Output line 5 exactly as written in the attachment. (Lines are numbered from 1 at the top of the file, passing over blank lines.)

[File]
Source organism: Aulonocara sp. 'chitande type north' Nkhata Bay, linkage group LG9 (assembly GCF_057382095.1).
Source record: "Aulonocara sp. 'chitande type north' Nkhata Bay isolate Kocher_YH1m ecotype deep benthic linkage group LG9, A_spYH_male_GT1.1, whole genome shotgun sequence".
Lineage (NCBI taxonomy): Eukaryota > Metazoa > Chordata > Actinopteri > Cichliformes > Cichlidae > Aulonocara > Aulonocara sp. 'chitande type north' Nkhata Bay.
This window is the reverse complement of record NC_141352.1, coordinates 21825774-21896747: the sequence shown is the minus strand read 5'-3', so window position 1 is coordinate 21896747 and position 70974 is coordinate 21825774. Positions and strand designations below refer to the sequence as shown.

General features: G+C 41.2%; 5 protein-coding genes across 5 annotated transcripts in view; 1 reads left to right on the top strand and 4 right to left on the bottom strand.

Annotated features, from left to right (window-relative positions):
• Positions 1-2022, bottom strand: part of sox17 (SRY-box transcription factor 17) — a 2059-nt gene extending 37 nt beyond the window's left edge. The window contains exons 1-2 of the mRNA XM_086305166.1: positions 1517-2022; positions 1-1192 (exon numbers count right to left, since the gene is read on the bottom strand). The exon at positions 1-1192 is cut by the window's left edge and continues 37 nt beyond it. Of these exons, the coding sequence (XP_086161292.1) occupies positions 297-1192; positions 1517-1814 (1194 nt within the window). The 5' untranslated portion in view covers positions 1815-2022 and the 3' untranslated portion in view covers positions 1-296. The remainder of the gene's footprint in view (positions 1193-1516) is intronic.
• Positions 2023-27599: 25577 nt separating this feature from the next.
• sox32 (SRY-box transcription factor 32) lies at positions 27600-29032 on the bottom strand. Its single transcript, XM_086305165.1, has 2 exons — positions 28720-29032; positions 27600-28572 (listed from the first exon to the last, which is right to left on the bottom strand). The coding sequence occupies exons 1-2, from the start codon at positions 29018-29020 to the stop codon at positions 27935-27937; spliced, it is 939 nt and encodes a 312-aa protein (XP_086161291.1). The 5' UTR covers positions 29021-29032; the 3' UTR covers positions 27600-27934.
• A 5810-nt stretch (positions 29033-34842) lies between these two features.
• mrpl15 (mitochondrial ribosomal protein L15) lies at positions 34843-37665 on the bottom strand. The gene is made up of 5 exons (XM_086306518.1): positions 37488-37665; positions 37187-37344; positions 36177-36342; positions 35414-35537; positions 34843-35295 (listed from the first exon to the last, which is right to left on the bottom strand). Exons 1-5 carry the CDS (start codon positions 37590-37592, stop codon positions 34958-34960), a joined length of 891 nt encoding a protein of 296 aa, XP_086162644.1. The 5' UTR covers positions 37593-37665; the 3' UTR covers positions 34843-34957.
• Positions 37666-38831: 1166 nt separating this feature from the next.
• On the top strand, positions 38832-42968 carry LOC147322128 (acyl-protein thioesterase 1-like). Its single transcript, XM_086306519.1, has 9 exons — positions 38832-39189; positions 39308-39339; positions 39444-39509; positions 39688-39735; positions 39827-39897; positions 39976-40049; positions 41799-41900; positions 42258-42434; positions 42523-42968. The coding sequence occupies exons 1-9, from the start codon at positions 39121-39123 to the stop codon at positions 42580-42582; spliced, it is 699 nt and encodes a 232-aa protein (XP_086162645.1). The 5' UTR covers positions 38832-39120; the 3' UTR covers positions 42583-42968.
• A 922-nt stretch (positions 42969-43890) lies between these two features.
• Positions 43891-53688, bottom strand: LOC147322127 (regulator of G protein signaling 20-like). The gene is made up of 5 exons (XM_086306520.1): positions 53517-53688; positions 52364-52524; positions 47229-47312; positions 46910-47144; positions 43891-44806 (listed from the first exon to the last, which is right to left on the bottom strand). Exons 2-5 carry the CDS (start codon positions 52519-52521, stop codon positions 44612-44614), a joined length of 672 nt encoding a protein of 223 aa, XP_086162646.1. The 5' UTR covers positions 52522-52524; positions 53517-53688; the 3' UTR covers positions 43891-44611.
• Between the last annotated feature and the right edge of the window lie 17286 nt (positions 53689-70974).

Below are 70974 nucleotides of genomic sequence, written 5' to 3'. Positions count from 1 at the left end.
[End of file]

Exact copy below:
General features: G+C 41.2%; 5 protein-coding genes across 5 annotated transcripts in view; 1 reads left to right on the top strand and 4 right to left on the bottom strand.